by Chad Hudson || AHL On The Beat Archive
Every athlete dreams of reaching the pinnacle of his or her sport: to play at the highest level with the best players in the world.
When it comes to hockey, Sidney Crosby is considered to be the best player on the planet. How does it feel when you get to play alongside Sidney Crosby? How many players can say they have been on the ice with some of the game’s most elite players?
Oklahoma City Barons forward Matthew Ford was Sidney Crosby’s linemate. He can say the same of Sean Couturier and Brayden Schenn of the Philadelphia Flyers, as well as Drew Stafford of the Buffalo Sabres.
But Ford has never skated in a National Hockey League game. At least not yet. Ford played with those players, and countless others, in high school, college and earlier in his professional hockey career.
Ford was raised in West Hills, Calif., but moved to Faribault, Minn., to play hockey at Shattuck-St. Mary’s, a highly touted prep school. While there, Ford played with Crosby, Stafford, Zach Parise, Jack Johnson, Ben Eaves and Patrick Eaves, and was one year removed from playing with Jonathan Toews.
After his high school career, Ford went on to play hockey at the University of Wisconsin. There, the list only grew. As a Badger, he played with future NHL’ers like Joe Pavelski, Ryan McDonagh, Adam Burish, Tom Gilbert, Brian Elliott, Kyle Turris, Jamie McBain and Jack Skille.
Ford won a national championship in 2006 with many of those players. Still, Ford is determined to join them once again – this time as an opponent, playing at the peak of the hockey world.
The major difference, according to Ford, is simple: one step.
“Things are just one step quicker [in the NHL] and being able to work with [those guys in the offseason] helps me prepare and realize what it takes to play at that level,” Ford said.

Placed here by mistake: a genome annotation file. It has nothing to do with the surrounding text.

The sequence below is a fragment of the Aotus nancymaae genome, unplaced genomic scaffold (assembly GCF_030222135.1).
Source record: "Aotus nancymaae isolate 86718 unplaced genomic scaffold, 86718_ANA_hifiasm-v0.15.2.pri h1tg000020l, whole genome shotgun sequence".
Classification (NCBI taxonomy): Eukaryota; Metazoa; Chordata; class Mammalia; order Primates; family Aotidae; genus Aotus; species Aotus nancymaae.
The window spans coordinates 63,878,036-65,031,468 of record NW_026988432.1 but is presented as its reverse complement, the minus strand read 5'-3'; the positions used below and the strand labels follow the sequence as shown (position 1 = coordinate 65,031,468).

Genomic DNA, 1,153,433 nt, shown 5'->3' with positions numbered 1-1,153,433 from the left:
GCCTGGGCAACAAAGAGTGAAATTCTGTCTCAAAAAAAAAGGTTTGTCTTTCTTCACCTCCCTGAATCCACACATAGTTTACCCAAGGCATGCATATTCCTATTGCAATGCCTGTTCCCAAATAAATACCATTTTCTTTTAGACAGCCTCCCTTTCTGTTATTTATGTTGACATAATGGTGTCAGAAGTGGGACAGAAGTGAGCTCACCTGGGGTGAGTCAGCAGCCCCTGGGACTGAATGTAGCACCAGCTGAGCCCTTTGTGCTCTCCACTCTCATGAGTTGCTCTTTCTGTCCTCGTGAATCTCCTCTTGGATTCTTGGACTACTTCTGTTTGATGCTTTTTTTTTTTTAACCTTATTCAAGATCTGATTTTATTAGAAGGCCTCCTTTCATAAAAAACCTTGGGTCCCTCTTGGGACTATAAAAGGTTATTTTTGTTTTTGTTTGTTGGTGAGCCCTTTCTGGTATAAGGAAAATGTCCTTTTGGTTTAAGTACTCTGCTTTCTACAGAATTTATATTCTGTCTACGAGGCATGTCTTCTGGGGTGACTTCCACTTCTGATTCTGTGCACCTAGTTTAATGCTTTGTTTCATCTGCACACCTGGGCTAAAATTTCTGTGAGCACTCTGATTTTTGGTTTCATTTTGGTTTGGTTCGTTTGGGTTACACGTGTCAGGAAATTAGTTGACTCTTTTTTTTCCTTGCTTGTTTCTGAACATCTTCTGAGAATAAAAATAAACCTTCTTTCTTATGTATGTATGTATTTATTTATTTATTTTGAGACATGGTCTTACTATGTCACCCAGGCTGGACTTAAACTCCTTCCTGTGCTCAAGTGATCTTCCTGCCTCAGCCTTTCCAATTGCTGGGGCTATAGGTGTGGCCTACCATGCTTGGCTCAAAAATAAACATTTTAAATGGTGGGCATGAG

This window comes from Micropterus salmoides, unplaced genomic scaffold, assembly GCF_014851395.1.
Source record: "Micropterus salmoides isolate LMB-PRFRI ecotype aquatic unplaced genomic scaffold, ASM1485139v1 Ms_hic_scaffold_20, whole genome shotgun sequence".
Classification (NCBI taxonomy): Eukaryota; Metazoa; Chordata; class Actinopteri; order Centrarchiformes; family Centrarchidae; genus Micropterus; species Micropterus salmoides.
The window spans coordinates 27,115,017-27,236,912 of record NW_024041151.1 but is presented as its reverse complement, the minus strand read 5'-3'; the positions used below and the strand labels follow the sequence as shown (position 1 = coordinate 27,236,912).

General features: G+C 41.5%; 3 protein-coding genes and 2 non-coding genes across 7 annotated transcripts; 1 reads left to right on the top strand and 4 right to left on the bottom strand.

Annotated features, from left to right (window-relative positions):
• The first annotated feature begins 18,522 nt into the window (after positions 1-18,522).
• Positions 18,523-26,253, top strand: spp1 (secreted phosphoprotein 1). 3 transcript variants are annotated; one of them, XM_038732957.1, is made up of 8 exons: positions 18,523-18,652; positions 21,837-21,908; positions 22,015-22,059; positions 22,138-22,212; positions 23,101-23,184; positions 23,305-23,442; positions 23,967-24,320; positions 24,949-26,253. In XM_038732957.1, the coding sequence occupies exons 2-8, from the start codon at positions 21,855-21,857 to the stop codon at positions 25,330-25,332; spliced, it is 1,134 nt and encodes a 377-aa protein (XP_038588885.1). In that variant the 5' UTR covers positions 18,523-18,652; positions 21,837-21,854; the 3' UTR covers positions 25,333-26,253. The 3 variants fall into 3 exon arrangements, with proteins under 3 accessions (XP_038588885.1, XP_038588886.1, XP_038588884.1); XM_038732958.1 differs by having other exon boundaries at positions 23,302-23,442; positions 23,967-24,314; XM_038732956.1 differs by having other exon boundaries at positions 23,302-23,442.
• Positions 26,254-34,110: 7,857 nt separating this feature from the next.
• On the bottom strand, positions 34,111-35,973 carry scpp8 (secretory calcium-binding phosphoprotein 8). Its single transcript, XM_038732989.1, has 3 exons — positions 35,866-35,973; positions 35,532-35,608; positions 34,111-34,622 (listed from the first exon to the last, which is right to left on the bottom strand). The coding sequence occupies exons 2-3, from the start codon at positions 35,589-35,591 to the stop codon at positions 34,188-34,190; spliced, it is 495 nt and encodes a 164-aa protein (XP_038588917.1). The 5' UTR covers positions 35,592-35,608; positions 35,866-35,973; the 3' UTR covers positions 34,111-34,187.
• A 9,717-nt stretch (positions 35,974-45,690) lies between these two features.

For Ford, that means working hard to better his game, something he saw from an early age that separates the best players in the world. He watched Crosby, at 15 years old, put in the hard work that laid the foundation for his illustrious career.
“When you’re in high school you don’t know if guys were going to play Division I college, let alone be stars in the NHL like he turned out to be,” Ford said. “I think when you look at [Crosby’s] game, what I was so impressed with, even at that young age, is his ability to get the puck on his tape.”
Ford was an early witness to the coaching cliche: “You can’t make a bad pass to a great player.”
“It was so true with him. Playing on a line with Crosby, you could throw the puck anywhere within a 10-foot radius of him and he was able to keep going full speed, get the puck on his stick and attack,” Ford said.
The touting of Crosby began earlier than that age, but while at Shattuck-St. Mary’s Ford said they would travel to games against teams that had banners of Crosby hanging, touting him as “the next Wayne Gretzky.”
These experiences now are memories of the past. What Ford is focused on are his future and making it to the NHL. He knows the work that must be put in to get there and that is why he spends his summers training, as well as attending a pro camp at his alma mater.
That one-step difference is something Ford takes literally, as he works on his skating more than anything.
“One of the things I can always do to get better is (improve) my skating,” he said. “I think everyone can, but I know that’s one of my skills where, whether it’s being stronger on the puck or just getting up and down the ice, I’m always conscious of working on.”
The work you put in is a lot easier when you have a passion for what you are doing. Ford can thank his father and grandfather for instilling that passion early. His grandfather started a youth hockey program in California and his father played semi-pro.
“I got a lot of my passion just from the love of the sport that both my grandfather and my dad have for it,” Ford said.
For now, his passion lies in Oklahoma City. Through hard work, preparation and one more step, his passion could be reunited with the abundance of stars he once called teammates.
This time, though, he will have to settle in as an opponent.